The first thought I had about it–as incredulous as this seems now–was on the following Sunday evening. The choir and orchestra had arrived and set up in the sanctuary. We had had our rehearsal and were 10 minutes away from walking over to the fellowship hall for supper before returning for the evening program.

Suddenly it occurred to me: “I wonder if we’re set up for the meal.” I looked around the sanctuary and found the minister of education. “How are we fixed for the supper tonight?” He said, “I don’t know. I turned it over to the minister of music.” Uh-oh. Not good.

I looked around and spotted the minister of music. “Are we okay on the supper tonight? I promised these folks some gumbo.” He looked at me blankly and said, “I don’t know. I turned it over to Cynthia,” referring to a senior adult member of the choir who frequently took charge of meals and refreshments.

So now, I’m trying to find Cynthia, who incidentally had already made it plain in a hundred ways that she was not happy with my being pastor of that church and consistently found fault with my preaching. I approached her and said, “Cynthia, how are we set up for supper tonight?”

She stretched upward to her full five feet, two inches, and with fire coming out her eyes, said, “If you think that I am going to spend hours and hours peeling shrimp for seafood gumbo, you have lost your mind.”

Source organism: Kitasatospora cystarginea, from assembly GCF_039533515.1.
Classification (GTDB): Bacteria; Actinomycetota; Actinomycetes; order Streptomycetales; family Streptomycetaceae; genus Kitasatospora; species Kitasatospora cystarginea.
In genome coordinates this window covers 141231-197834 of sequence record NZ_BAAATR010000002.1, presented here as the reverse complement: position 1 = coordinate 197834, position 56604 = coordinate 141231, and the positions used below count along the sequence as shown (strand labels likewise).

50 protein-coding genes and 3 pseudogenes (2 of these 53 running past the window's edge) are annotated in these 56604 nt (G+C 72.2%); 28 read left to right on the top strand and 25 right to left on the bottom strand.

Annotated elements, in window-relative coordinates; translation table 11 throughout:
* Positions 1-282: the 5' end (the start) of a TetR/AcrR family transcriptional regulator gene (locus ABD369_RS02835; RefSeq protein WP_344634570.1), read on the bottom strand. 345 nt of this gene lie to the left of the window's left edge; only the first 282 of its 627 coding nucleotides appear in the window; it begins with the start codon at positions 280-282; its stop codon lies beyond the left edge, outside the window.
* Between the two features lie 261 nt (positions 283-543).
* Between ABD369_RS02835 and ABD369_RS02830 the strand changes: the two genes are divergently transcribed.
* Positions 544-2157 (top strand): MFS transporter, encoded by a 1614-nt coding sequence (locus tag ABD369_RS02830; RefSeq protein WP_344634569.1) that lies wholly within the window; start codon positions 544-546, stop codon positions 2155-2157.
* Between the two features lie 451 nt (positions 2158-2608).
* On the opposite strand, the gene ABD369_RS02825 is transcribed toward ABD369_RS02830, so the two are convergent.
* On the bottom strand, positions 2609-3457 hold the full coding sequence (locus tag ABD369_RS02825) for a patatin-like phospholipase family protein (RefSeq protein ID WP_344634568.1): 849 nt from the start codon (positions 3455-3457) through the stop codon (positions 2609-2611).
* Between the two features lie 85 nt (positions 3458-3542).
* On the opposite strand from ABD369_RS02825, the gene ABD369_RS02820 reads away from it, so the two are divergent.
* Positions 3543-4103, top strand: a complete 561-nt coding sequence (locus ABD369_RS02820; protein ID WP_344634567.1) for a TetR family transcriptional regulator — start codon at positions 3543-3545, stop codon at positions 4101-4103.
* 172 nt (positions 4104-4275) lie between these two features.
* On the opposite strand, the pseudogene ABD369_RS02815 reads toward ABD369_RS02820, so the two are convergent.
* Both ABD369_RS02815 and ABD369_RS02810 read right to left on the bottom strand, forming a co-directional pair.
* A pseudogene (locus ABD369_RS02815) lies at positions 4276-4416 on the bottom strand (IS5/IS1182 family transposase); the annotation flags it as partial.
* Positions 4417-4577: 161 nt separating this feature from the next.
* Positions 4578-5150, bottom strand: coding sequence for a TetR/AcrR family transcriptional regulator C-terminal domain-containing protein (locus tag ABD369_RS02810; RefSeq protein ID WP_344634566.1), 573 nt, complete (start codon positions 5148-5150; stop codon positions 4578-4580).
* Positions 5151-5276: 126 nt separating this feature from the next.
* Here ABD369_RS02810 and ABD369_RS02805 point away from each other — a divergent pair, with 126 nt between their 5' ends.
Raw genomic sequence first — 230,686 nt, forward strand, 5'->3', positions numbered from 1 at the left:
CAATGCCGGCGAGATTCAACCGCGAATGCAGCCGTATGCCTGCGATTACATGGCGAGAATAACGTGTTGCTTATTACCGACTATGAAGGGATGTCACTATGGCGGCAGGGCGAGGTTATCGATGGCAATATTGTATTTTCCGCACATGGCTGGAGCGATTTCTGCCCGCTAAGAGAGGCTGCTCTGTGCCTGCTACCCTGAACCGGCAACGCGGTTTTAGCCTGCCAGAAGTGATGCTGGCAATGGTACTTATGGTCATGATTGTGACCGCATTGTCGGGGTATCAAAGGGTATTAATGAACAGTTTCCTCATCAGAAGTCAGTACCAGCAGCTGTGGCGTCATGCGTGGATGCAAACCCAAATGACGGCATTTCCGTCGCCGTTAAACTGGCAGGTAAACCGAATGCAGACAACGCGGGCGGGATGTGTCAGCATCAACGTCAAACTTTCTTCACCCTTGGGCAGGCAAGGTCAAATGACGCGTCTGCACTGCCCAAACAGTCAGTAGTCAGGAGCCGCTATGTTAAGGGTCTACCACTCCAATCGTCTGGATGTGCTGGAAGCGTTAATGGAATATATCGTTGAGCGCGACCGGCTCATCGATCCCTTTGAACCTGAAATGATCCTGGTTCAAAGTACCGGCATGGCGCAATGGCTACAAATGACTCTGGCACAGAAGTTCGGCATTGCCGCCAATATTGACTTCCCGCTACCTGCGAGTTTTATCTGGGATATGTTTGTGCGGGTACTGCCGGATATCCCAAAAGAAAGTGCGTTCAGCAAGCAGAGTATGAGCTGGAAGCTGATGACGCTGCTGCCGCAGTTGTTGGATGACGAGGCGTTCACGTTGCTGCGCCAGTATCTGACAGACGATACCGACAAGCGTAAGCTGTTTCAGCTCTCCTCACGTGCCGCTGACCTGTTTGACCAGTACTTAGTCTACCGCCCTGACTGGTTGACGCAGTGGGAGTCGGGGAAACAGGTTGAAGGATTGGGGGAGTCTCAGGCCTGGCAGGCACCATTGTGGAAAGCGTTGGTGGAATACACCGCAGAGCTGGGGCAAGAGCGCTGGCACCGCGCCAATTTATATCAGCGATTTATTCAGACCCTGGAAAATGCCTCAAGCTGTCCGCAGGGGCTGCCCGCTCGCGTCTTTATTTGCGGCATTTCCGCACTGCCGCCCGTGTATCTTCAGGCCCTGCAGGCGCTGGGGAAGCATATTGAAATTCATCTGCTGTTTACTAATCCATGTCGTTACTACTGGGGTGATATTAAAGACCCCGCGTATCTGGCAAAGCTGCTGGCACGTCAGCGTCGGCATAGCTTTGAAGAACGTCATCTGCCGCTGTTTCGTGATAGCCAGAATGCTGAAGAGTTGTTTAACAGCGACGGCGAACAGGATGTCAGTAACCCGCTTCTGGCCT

I stood there, stunned, as though I had been slapped.

“What are you saying?” I asked dumbly. “Do we have a supper for these folks or not?”

“We do,” she assured me. “We’re feeding them salisbury steak.”

What we called mystery meat in college.

At least we had a meal to serve them. It wasn’t a total loss.

Just before breaking for supper, I took the microphone and told our guests that I had over-promised the previous Sunday night. “We have a good supper prepared for you, but it isn’t seafood gumbo.”

They’re classy folks and they were hungry, and my guess is that I was the only person disappointed that night. In fact, some who are reading this are amazed I would make such a big issue of the matter. As I say, it mattered to me. I had given my word to some people I treasured on an issue that mattered to me.

I was major disappointed. And angry. Angry at the minister of education who had sloughed off my assignment to someone else, at the minister of music who had palmed it off on another, and at the senior adult lady who so cavalierly had changed the plans and used it as additional fodder to build resentment against me. Most of all, I was angry at myself.

I had no one to blame but me.

You would think I would have known. Not only had I learned to follow up on delegated tasks over 20 years earlier in the Carnegie course, but one day in the early 1970s my pastor at FBC Jackson had taken a pencil and illustrated the point in a way I never forgot.

(Message to my Mom: excuse me for what follows.)

The pastor wrote down the word “Assume.” He said, “Whenever you ask someone to do a task and assume they will do it without checking back on them, this will happen.” He underlined the first 3 letters, then the next letter, then the last two. He said, “They will make this of ‘u’ and ‘me.’